If you ask a local which New Orleans restaurant serves the best étoufée, many are likely to boast that their own homemade version is best. But the truth is, there are many delicious variations on this time-honored classic, many documented in the city's Southern Food and Beverage Museum. Like jambalaya and gumbo, most varieties start with the "holy trinity"—onion, bell pepper, and celery—but from there, recipes diverge wildly.
For many, the Zagat-rated Bon Ton Café sets the standard. Fodor's calls it the "first…significant Cajun restaurant in New Orleans," and its consistently light, flavorful étoufée has earned it a long list of devoted fans. Bon Ton offers both crawfish and shrimp versions, both butter-based. Be forewarned: the chandelier-lit dining room is open Monday–Friday only.
On the opposite end of the spectrum, there's the Gumbo Shop, where the étoufée—like the award-winning andouille gumbo—always starts with a thick, peanut-butter-colored roux in classic Creole style.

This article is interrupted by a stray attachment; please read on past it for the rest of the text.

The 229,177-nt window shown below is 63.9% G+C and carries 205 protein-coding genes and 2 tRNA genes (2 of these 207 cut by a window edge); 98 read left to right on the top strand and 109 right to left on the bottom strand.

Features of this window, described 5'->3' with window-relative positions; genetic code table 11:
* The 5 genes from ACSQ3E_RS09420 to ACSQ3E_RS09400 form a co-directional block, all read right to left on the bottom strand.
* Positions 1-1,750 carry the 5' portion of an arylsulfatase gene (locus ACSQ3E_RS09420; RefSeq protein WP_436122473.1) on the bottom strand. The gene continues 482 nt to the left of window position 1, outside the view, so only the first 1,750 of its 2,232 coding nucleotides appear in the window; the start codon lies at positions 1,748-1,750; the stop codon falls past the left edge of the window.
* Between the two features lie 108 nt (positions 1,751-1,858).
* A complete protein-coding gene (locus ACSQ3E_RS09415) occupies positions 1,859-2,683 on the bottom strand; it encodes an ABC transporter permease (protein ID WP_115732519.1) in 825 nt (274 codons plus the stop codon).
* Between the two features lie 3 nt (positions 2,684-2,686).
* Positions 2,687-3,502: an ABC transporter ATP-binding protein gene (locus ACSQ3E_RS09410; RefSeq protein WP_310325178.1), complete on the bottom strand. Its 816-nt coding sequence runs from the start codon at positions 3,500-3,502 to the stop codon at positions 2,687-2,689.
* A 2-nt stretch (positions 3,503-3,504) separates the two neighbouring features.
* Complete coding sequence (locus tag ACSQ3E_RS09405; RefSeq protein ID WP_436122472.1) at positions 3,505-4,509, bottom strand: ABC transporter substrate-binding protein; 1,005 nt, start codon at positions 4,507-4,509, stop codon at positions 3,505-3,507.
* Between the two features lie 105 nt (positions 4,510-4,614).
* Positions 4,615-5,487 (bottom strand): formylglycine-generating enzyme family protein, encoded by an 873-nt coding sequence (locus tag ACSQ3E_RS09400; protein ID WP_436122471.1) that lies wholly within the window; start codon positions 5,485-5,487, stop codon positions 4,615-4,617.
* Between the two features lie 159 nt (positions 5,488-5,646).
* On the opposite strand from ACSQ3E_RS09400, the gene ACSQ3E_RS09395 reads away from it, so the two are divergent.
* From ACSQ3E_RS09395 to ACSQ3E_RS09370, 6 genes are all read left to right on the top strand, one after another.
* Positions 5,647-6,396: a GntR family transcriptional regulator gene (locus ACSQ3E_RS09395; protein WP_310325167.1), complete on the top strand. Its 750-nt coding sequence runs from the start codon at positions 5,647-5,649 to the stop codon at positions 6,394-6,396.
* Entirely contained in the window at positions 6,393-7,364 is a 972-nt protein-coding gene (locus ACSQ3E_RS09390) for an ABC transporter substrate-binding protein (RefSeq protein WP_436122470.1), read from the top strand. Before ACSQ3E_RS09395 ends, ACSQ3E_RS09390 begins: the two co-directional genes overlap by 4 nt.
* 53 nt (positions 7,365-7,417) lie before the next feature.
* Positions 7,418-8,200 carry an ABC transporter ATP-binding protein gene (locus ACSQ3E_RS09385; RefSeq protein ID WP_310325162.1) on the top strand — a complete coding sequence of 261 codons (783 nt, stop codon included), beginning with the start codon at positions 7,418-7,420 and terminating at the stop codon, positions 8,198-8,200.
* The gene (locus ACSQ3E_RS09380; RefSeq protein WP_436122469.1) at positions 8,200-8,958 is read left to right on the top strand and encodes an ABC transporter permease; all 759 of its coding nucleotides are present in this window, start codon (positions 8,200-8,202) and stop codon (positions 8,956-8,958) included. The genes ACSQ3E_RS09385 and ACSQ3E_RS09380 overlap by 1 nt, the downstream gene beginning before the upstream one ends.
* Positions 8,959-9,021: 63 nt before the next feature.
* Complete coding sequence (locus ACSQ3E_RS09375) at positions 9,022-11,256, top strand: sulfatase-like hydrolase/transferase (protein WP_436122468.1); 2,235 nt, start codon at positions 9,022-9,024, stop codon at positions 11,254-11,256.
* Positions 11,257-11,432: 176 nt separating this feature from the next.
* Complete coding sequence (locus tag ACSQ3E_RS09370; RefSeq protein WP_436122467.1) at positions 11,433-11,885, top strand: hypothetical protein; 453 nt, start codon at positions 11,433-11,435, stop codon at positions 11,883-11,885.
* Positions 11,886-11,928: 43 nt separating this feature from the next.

A couple blocks from the Gumbo Shop, K-Paul's Louisiana Kitchen also bases its version on a deep-brown roux, in this case made with seafood stock for extra-intense flavor.
The less-expensive Ralph and Kacoo's, now a chain, tops its kicky étoufée with fried crawfish tails.
Oceana Grill's version of the dish is thick and spicy, while Jacques-Imo's lighter shrimp version might be served by the owner himself.
A more recent contender is Olivier's Creole Restaurant on Decatur Street, where the chefs have already proven themselves with a long list of press nods. The crawfish étoufée at Olivier's compromises a light-blond roux with just a dash of tomato, which adds thickness without overpowering the seafood.
Finally, just down the street, you'll find Coop's Place which proves that a dive can still serve a solid étoufée; Zagat calls it "where the not-so-elite come to eat."